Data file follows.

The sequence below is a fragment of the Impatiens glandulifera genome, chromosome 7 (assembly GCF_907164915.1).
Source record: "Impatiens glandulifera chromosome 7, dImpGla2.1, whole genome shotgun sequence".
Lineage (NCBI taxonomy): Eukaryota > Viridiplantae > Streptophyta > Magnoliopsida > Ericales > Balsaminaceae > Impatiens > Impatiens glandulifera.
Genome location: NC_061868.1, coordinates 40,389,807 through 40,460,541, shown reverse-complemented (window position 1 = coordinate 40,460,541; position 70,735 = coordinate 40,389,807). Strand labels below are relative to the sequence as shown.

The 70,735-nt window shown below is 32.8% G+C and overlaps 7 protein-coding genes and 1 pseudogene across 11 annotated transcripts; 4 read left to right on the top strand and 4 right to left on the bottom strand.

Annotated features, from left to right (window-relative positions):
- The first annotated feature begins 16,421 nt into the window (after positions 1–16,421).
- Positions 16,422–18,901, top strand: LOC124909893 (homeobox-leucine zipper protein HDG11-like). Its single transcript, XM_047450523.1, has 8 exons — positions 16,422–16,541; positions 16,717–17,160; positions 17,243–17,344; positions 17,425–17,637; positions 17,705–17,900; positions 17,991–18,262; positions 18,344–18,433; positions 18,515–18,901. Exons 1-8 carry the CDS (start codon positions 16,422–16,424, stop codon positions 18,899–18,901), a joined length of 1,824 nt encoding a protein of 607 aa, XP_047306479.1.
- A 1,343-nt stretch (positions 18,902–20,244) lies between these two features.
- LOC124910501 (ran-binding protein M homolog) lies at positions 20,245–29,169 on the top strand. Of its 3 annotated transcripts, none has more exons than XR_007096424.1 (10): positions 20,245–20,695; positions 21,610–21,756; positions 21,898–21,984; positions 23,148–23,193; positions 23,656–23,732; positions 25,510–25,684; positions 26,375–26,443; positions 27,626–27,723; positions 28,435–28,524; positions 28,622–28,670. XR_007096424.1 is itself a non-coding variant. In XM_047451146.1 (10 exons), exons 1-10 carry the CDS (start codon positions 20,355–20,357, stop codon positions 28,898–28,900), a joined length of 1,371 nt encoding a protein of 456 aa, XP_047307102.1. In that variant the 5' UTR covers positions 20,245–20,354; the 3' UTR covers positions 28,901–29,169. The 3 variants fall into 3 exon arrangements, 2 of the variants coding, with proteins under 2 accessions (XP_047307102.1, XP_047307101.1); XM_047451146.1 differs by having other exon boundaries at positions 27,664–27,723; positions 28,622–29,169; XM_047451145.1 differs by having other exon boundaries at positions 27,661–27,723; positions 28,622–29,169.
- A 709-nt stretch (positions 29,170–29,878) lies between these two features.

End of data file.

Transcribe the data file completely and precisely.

The sequence below is a fragment of the Impatiens glandulifera genome, chromosome 7 (assembly GCF_907164915.1).
Source record: "Impatiens glandulifera chromosome 7, dImpGla2.1, whole genome shotgun sequence".
Lineage (NCBI taxonomy): Eukaryota > Viridiplantae > Streptophyta > Magnoliopsida > Ericales > Balsaminaceae > Impatiens > Impatiens glandulifera.
Genome location: NC_061868.1, coordinates 40,389,807 through 40,460,541, shown reverse-complemented (window position 1 = coordinate 40,460,541; position 70,735 = coordinate 40,389,807). Strand labels below are relative to the sequence as shown.

The 70,735-nt window shown below is 32.8% G+C and overlaps 7 protein-coding genes and 1 pseudogene across 11 annotated transcripts; 4 read left to right on the top strand and 4 right to left on the bottom strand.

Annotated features, from left to right (window-relative positions):
- The first annotated feature begins 16,421 nt into the window (after positions 1–16,421).
- Positions 16,422–18,901, top strand: LOC124909893 (homeobox-leucine zipper protein HDG11-like). Its single transcript, XM_047450523.1, has 8 exons — positions 16,422–16,541; positions 16,717–17,160; positions 17,243–17,344; positions 17,425–17,637; positions 17,705–17,900; positions 17,991–18,262; positions 18,344–18,433; positions 18,515–18,901. Exons 1-8 carry the CDS (start codon positions 16,422–16,424, stop codon positions 18,899–18,901), a joined length of 1,824 nt encoding a protein of 607 aa, XP_047306479.1.
- A 1,343-nt stretch (positions 18,902–20,244) lies between these two features.
- LOC124910501 (ran-binding protein M homolog) lies at positions 20,245–29,169 on the top strand. Of its 3 annotated transcripts, none has more exons than XR_007096424.1 (10): positions 20,245–20,695; positions 21,610–21,756; positions 21,898–21,984; positions 23,148–23,193; positions 23,656–23,732; positions 25,510–25,684; positions 26,375–26,443; positions 27,626–27,723; positions 28,435–28,524; positions 28,622–28,670. XR_007096424.1 is itself a non-coding variant. In XM_047451146.1 (10 exons), exons 1-10 carry the CDS (start codon positions 20,355–20,357, stop codon positions 28,898–28,900), a joined length of 1,371 nt encoding a protein of 456 aa, XP_047307102.1. In that variant the 5' UTR covers positions 20,245–20,354; the 3' UTR covers positions 28,901–29,169. The 3 variants fall into 3 exon arrangements, 2 of the variants coding, with proteins under 2 accessions (XP_047307102.1, XP_047307101.1); XM_047451146.1 differs by having other exon boundaries at positions 27,664–27,723; positions 28,622–29,169; XM_047451145.1 differs by having other exon boundaries at positions 27,661–27,723; positions 28,622–29,169.
- A 709-nt stretch (positions 29,170–29,878) lies between these two features.